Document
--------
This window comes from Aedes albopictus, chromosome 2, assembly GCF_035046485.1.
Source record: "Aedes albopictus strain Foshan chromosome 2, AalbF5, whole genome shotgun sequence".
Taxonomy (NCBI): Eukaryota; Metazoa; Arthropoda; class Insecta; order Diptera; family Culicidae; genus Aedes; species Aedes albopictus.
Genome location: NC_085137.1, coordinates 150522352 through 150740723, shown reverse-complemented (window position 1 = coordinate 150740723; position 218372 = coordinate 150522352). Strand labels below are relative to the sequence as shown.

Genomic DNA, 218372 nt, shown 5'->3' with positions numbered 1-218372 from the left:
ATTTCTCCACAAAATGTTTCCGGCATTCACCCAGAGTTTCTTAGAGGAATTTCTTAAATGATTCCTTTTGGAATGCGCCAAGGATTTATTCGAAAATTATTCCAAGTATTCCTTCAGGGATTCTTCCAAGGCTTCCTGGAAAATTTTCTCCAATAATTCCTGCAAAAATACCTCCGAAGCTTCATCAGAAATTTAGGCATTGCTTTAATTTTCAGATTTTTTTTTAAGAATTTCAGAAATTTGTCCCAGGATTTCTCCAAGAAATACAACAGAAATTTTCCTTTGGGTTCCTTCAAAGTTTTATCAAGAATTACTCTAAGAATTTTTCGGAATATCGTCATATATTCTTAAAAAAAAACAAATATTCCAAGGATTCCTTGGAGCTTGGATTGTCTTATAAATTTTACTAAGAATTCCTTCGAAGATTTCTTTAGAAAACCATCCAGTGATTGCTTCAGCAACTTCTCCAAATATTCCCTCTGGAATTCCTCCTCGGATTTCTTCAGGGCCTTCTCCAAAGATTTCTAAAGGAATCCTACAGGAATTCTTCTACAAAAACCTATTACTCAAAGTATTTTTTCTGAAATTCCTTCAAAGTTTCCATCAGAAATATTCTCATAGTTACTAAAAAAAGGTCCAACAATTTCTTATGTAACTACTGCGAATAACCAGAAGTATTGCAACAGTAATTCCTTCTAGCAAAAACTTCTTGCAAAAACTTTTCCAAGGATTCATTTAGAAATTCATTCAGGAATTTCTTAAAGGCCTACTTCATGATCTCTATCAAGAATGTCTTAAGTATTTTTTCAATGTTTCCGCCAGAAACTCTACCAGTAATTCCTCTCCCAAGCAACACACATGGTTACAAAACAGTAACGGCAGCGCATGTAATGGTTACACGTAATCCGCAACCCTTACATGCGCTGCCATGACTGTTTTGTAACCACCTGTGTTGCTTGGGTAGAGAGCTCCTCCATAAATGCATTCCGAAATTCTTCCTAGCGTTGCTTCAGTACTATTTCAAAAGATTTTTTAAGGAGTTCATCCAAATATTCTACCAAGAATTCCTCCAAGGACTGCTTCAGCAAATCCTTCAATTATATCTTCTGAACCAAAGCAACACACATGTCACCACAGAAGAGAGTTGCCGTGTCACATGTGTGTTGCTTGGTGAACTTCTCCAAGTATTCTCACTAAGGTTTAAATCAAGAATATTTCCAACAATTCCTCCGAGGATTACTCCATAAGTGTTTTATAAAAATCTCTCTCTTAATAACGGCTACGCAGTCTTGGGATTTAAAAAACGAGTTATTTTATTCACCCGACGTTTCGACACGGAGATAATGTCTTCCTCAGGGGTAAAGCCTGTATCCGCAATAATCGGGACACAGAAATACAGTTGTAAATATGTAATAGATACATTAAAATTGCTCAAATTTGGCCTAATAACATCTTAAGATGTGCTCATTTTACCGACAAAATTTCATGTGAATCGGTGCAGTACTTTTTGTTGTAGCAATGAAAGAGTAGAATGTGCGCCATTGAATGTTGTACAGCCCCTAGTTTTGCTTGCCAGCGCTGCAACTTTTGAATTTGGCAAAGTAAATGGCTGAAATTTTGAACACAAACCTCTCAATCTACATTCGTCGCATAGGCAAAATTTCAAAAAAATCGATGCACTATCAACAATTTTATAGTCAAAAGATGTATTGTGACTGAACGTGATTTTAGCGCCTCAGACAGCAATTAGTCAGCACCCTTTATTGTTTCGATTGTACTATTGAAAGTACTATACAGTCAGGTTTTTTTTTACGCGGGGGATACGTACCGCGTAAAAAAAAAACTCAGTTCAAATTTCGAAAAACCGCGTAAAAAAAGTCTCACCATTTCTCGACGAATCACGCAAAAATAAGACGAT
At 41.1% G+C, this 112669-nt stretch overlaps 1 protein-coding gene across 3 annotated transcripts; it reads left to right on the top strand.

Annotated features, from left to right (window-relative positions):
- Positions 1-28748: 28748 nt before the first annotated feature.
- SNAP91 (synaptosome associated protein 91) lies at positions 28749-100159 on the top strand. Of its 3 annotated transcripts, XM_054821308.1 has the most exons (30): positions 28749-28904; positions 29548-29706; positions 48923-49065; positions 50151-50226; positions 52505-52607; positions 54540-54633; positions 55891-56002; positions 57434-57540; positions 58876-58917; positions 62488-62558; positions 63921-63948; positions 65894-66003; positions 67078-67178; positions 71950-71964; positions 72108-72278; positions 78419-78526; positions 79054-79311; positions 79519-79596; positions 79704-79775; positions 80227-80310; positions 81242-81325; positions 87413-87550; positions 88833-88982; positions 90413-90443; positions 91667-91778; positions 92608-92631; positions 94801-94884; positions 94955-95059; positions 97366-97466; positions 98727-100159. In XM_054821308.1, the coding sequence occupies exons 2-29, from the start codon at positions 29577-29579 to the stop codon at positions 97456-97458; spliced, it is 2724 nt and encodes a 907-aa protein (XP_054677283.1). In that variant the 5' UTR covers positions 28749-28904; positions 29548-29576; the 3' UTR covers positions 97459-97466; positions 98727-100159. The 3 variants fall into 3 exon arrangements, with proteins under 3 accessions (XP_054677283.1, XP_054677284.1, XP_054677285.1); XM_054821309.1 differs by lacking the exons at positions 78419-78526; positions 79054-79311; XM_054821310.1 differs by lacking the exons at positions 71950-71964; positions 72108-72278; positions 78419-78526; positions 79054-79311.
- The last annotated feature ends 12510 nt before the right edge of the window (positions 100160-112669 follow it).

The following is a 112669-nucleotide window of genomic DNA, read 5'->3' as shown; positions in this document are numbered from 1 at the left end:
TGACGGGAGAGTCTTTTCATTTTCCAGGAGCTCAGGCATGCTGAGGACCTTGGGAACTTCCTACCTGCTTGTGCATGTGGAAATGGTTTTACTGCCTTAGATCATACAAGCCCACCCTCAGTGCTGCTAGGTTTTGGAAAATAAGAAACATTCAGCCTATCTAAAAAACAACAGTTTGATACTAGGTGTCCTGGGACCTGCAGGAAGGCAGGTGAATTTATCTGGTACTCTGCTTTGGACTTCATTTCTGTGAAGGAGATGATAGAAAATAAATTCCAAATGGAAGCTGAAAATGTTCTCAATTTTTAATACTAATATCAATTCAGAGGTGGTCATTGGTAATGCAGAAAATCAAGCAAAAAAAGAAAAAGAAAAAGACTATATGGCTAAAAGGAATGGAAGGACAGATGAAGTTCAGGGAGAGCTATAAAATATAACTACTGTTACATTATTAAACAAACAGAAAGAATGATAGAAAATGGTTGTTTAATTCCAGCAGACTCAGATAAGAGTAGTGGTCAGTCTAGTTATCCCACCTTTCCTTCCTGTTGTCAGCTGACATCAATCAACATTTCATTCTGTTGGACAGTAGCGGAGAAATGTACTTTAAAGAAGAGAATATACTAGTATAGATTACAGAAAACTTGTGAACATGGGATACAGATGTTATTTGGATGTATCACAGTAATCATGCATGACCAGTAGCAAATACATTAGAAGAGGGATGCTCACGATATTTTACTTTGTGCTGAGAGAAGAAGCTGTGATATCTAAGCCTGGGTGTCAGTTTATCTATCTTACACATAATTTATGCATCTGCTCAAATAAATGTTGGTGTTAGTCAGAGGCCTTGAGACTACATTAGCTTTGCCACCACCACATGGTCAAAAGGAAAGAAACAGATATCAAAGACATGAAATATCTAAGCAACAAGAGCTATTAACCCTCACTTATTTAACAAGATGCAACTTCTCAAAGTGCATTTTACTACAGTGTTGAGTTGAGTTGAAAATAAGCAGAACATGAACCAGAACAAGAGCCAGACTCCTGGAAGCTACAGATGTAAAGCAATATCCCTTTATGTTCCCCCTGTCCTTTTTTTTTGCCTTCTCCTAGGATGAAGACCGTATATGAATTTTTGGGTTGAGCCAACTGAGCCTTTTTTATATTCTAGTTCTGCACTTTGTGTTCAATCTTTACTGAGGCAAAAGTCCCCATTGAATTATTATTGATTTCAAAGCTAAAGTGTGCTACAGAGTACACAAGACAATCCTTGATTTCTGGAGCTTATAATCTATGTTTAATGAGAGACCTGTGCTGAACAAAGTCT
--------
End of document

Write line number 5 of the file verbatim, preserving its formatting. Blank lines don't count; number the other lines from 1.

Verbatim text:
Genomic DNA, 218372 nt, shown 5'->3' with positions numbered 1-218372 from the left: